Matt Gifford aka coldfumonkeh | Consultant Developer
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Using Java to create a CFML .wav file audio player component

Oct 10, 2019

Yesterday I had a thought (it does happen sometimes), and I wondered if it’s possible to make an audio player in CFML that manages audio playback through the browser.

I had a little investigation, and during my lunchbreak today I came up with CFWavPlayer.

I don’t know why you’d want to use this, but you might do.. because, you know, wav files are cool.

This was built just for fun as an experiment, and I love how CFML lets me create and try these things out with relative ease.

Create a new player

Instantiating a new instance of the CFWavPlayer object can be done through the WavBuilder factory.

All methods that interact directly with the audio playback and management can be chained.

This above code will create a new instance of the CFWavPlayer object, load in a file and play it to the end.

You can choose to run an action on the CFWavPlayer instance at a given duration using the wait() method. This is essentially a helper shortcut method to the CFML sleep() function.

So, in the above example, we load a file, start playing it, and five seconds into it we stop the audio.

We could use the wait() method to do other things:

Here we play the loaded wav file, wait five seconds, pause it, wait another 1.5 seconds, then resume playing from where we left off. I know.. the power to control the wav is immensely invigorating.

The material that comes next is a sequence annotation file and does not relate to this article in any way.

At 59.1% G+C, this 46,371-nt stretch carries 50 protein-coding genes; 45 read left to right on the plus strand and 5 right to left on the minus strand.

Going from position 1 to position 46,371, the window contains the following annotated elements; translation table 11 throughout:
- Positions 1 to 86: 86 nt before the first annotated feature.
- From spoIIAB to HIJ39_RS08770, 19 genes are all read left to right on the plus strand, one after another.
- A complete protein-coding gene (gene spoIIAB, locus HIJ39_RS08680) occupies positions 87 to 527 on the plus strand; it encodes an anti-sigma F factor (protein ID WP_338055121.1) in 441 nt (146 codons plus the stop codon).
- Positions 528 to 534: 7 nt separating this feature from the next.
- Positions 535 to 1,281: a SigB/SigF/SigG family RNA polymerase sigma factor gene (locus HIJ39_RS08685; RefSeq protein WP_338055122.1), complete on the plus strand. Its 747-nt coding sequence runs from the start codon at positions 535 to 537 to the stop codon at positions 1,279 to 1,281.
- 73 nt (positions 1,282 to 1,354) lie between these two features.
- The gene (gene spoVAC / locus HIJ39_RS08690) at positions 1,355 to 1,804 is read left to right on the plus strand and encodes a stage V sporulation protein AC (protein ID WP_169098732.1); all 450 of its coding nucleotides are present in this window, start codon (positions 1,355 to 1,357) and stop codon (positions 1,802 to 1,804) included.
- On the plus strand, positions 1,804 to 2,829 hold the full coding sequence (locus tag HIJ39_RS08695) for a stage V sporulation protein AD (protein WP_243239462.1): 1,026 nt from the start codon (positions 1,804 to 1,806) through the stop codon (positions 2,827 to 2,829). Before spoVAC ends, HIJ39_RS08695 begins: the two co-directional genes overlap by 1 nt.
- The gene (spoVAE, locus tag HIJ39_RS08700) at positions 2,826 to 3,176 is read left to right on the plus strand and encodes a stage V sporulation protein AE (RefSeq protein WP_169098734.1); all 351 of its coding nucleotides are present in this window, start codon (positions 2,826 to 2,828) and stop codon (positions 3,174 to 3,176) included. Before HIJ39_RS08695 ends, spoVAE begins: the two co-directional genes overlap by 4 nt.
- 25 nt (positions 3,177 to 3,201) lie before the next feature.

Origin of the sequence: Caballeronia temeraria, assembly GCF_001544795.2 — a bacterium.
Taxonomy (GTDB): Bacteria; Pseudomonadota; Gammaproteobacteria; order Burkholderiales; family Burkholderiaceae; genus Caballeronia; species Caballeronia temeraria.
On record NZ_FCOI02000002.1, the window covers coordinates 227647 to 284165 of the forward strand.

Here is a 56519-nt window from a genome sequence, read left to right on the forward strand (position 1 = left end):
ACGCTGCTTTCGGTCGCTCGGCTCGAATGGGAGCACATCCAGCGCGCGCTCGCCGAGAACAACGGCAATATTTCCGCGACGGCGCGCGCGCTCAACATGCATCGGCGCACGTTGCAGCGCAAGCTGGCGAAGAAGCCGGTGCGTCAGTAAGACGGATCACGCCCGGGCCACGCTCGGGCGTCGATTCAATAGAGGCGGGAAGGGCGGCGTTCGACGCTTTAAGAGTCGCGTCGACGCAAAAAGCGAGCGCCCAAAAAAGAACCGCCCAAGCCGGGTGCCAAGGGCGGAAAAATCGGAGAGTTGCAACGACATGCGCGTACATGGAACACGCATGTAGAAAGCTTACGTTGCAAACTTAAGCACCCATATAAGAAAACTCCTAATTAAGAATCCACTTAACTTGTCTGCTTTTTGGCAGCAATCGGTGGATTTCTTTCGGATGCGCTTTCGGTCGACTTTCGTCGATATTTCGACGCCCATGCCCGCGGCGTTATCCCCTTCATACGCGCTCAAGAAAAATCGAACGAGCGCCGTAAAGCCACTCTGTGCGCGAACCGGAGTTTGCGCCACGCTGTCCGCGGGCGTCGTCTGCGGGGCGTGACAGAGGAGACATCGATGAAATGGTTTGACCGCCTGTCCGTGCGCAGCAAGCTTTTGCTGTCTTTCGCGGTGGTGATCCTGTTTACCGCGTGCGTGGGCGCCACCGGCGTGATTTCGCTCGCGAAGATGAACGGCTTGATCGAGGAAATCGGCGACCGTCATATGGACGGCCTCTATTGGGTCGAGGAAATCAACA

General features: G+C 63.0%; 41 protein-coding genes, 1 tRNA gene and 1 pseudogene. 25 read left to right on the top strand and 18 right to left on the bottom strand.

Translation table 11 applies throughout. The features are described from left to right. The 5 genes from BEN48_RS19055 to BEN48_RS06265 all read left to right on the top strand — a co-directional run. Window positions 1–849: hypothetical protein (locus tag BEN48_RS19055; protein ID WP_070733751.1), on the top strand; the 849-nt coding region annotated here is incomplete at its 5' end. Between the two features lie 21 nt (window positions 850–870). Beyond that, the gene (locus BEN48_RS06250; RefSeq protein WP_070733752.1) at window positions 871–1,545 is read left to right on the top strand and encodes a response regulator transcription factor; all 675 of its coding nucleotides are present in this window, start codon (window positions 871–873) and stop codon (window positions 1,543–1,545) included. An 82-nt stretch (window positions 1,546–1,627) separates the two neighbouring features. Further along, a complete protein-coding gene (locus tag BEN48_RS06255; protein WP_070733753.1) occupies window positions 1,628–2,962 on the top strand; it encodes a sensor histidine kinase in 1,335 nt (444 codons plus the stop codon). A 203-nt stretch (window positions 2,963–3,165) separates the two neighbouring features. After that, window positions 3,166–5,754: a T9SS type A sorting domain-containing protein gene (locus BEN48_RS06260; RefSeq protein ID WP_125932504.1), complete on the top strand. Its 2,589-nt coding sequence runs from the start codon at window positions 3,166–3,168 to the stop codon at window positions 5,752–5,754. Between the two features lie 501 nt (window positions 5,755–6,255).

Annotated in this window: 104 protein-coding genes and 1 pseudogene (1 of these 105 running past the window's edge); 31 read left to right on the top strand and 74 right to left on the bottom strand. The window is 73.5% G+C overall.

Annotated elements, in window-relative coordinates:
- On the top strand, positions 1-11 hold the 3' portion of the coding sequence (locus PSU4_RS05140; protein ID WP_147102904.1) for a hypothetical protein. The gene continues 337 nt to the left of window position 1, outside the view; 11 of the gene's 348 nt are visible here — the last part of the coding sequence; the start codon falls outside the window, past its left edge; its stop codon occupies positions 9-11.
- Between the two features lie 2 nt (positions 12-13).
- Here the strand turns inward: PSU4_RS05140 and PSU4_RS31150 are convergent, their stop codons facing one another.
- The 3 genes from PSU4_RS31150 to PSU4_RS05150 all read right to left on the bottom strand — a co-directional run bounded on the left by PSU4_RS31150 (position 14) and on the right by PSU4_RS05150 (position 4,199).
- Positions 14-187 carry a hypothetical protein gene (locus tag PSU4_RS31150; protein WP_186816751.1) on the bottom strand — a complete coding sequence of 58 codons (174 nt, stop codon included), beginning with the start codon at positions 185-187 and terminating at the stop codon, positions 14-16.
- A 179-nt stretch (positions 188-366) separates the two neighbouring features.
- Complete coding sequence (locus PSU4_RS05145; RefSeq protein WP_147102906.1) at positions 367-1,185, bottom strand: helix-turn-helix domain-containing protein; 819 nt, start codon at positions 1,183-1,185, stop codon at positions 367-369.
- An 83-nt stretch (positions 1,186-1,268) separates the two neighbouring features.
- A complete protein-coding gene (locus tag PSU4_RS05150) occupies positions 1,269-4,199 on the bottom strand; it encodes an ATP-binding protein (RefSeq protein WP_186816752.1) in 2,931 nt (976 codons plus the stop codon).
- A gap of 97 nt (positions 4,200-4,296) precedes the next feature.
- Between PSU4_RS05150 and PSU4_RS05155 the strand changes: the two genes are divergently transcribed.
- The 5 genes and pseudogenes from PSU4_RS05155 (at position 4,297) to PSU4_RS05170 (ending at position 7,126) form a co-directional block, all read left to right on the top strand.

Jumping the playhead

You can use the jumpTo() method to move the virtual playhead to a given point in the track and then start playing from there:

This can be useful to cut out any annoying introductions to songs. I mean, who wants to listen to a million bars of intro when you can just jump straight to the awesome guitar riff somewhere in the middle? (assuming you know the exact microsecond position of that guitar riff).


You can loop an audio file endlessly, should you wish to:

Note that with the loop() method added to the chain you do not need to call the play() method.

To stop the loop, you would then just need to call the stop() method on the CFWavPlayer instance:

NOTE that if you add a loop() and forget to add a stop(), the only way to kill the sound is to restart your server.

In this looping example we can loop over the audio file which is roughly ten seconds long. After 2.5 loops we can stop it:

Restarting audio

You can also restart the audio from the beginning:

In the above example we play the audio for ten seconds then restart it from the very beginning, playing it through to the end. Just because we can.

Multiple sounds at once!

You can use CFWavPlayer to play multiple sounds at once through the browser. Because who doesn’t like wav-induced headaches?

Before we play the audio in player1 we can get the duration (in microseconds) from the underlying Java Clip instance. We can then convert that duration into milliseconds and pass it into the wait() method on player2, after which we’ll tell it to stop playing.

Running this, both sounds will start and end at the same time, the second looping until the first one finishes.

The parallel play doesn’t seem work in Lucee but I have tested it and it is working on Adobe ColdFusion 2018.

Debugging (kinda)

You can debug (in a way) by also dumping out the current status of the CFWavPlayer instance, as well as the current frame of the audio playhead:

So, that’s CFWavPlayer. It was built for fun in about 60 minutes as an experiment and testing myself to explore a little more about the underlying Java classes. Plus, it’s audio related, so for me that’s a LOT of fun.

You can find the project on my Github repository here

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